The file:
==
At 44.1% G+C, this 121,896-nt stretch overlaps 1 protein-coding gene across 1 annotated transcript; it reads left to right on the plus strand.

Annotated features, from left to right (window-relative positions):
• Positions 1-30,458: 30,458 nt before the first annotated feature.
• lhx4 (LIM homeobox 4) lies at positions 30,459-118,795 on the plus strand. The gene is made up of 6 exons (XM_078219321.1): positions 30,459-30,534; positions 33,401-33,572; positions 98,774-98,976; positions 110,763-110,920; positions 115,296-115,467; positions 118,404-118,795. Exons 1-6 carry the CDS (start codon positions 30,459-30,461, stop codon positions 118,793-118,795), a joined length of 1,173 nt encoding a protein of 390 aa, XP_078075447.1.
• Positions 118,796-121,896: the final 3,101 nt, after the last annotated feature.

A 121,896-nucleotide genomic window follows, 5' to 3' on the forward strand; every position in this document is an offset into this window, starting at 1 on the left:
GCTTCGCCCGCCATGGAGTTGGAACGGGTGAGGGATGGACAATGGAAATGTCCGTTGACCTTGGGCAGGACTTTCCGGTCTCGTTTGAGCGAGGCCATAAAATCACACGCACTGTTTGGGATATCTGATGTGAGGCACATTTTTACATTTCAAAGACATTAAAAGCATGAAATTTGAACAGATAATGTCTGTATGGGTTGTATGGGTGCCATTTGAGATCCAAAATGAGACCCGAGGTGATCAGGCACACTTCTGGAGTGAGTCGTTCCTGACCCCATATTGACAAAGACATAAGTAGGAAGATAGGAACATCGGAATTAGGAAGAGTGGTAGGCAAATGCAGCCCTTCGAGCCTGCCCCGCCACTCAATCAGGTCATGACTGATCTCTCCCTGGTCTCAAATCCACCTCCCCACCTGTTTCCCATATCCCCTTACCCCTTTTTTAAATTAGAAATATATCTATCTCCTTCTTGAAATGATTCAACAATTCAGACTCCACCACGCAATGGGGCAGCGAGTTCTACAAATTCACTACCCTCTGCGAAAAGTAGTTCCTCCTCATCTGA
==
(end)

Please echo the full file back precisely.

At 44.1% G+C, this 121,896-nt stretch overlaps 1 protein-coding gene across 1 annotated transcript; it reads left to right on the plus strand.

Annotated features, from left to right (window-relative positions):
• Positions 1-30,458: 30,458 nt before the first annotated feature.
• lhx4 (LIM homeobox 4) lies at positions 30,459-118,795 on the plus strand. The gene is made up of 6 exons (XM_078219321.1): positions 30,459-30,534; positions 33,401-33,572; positions 98,774-98,976; positions 110,763-110,920; positions 115,296-115,467; positions 118,404-118,795. Exons 1-6 carry the CDS (start codon positions 30,459-30,461, stop codon positions 118,793-118,795), a joined length of 1,173 nt encoding a protein of 390 aa, XP_078075447.1.
• Positions 118,796-121,896: the final 3,101 nt, after the last annotated feature.

A 121,896-nucleotide genomic window follows, 5' to 3' on the forward strand; every position in this document is an offset into this window, starting at 1 on the left:
GCTTCGCCCGCCATGGAGTTGGAACGGGTGAGGGATGGACAATGGAAATGTCCGTTGACCTTGGGCAGGACTTTCCGGTCTCGTTTGAGCGAGGCCATAAAATCACACGCACTGTTTGGGATATCTGATGTGAGGCACATTTTTACATTTCAAAGACATTAAAAGCATGAAATTTGAACAGATAATGTCTGTATGGGTTGTATGGGTGCCATTTGAGATCCAAAATGAGACCCGAGGTGATCAGGCACACTTCTGGAGTGAGTCGTTCCTGACCCCATATTGACAAAGACATAAGTAGGAAGATAGGAACATCGGAATTAGGAAGAGTGGTAGGCAAATGCAGCCCTTCGAGCCTGCCCCGCCACTCAATCAGGTCATGACTGATCTCTCCCTGGTCTCAAATCCACCTCCCCACCTGTTTCCCATATCCCCTTACCCCTTTTTTAAATTAGAAATATATCTATCTCCTTCTTGAAATGATTCAACAATTCAGACTCCACCACGCAATGGGGCAGCGAGTTCTACAAATTCACTACCCTCTGCGAAAAGTAGTTCCTCCTCATCTGA